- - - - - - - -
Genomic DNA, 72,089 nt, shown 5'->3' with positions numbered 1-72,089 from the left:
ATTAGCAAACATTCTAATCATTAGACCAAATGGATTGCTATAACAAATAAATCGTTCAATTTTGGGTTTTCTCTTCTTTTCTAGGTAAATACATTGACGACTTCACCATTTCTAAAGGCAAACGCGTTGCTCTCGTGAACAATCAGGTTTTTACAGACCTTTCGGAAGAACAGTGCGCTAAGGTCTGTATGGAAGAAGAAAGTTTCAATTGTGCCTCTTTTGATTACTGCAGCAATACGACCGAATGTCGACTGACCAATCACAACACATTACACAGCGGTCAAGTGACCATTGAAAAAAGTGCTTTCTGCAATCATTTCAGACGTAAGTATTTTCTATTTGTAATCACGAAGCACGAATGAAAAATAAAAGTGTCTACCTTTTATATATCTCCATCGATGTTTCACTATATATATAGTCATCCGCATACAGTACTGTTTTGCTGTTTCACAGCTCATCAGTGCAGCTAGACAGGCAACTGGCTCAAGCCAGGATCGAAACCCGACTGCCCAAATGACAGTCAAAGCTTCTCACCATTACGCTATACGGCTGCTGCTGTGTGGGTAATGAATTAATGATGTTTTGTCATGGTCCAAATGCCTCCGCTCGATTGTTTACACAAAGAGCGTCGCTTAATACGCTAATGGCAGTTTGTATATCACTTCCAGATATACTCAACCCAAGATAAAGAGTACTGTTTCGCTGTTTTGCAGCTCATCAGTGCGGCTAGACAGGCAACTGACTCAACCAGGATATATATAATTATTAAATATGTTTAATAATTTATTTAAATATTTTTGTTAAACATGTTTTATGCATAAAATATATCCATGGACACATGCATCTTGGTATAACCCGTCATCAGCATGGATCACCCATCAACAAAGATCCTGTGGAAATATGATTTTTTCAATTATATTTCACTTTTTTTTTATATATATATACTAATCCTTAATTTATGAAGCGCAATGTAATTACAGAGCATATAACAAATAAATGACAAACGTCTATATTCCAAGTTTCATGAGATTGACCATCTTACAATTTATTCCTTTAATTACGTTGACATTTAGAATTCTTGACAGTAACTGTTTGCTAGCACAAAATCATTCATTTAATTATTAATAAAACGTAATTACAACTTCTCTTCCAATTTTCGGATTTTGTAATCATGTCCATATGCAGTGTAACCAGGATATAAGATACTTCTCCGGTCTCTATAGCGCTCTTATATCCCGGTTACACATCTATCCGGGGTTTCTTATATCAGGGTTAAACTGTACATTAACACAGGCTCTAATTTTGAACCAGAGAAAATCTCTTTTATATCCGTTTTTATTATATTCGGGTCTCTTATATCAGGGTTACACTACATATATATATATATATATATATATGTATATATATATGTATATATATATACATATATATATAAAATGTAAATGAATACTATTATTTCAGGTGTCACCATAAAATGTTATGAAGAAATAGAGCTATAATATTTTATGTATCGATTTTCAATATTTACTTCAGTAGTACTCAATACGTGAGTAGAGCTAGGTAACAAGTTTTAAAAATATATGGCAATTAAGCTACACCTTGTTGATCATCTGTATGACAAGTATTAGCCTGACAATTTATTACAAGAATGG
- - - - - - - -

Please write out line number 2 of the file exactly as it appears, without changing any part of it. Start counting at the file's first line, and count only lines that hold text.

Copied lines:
ATTAGCAAACATTCTAATCATTAGACCAAATGGATTGCTATAACAAATAAATCGTTCAATTTTGGGTTTTCTCTTCTTTTCTAGGTAAATACATTGACGACTTCACCATTTCTAAAGGCAAACGCGTTGCTCTCGTGAACAATCAGGTTTTTACAGACCTTTCGGAAGAACAGTGCGCTAAGGTCTGTATGGAAGAAGAAAGTTTCAATTGTGCCTCTTTTGATTACTGCAGCAATACGACCGAATGTCGACTGACCAATCACAACACATTACACAGCGGTCAAGTGACCATTGAAAAAAGTGCTTTCTGCAATCATTTCAGACGTAAGTATTTTCTATTTGTAATCACGAAGCACGAATGAAAAATAAAAGTGTCTACCTTTTATATATCTCCATCGATGTTTCACTATATATATAGTCATCCGCATACAGTACTGTTTTGCTGTTTCACAGCTCATCAGTGCAGCTAGACAGGCAACTGGCTCAAGCCAGGATCGAAACCCGACTGCCCAAATGACAGTCAAAGCTTCTCACCATTACGCTATACGGCTGCTGCTGTGTGGGTAATGAATTAATGATGTTTTGTCATGGTCCAAATGCCTCCGCTCGATTGTTTACACAAAGAGCGTCGCTTAATACGCTAATGGCAGTTTGTATATCACTTCCAGATATACTCAACCCAAGATAAAGAGTACTGTTTCGCTGTTTTGCAGCTCATCAGTGCGGCTAGACAGGCAACTGACTCAACCAGGATATATATAATTATTAAATATGTTTAATAATTTATTTAAATATTTTTGTTAAACATGTTTTATGCATAAAATATATCCATGGACACATGCATCTTGGTATAACCCGTCATCAGCATGGATCACCCATCAACAAAGATCCTGTGGAAATATGATTTTTTCAATTATATTTCACTTTTTTTTTATATATATATACTAATCCTTAATTTATGAAGCGCAATGTAATTACAGAGCATATAACAAATAAATGACAAACGTCTATATTCCAAGTTTCATGAGATTGACCATCTTACAATTTATTCCTTTAATTACGTTGACATTTAGAATTCTTGACAGTAACTGTTTGCTAGCACAAAATCATTCATTTAATTATTAATAAAACGTAATTACAACTTCTCTTCCAATTTTCGGATTTTGTAATCATGTCCATATGCAGTGTAACCAGGATATAAGATACTTCTCCGGTCTCTATAGCGCTCTTATATCCCGGTTACACATCTATCCGGGGTTTCTTATATCAGGGTTAAACTGTACATTAACACAGGCTCTAATTTTGAACCAGAGAAAATCTCTTTTATATCCGTTTTTATTATATTCGGGTCTCTTATATCAGGGTTACACTACATATATATATATATATATATATATGTATATATATATGTATATATATATACATATATATATAAAATGTAAATGAATACTATTATTTCAGGTGTCACCATAAAATGTTATGAAGAAATAGAGCTATAATATTTTATGTATCGATTTTCAATATTTACTTCAGTAGTACTCAATACGTGAGTAGAGCTAGGTAACAAGTTTTAAAAATATATGGCAATTAAGCTACACCTTGTTGATCATCTGTATGACAAGTATTAGCCTGACAATTTATTACAAGAATGG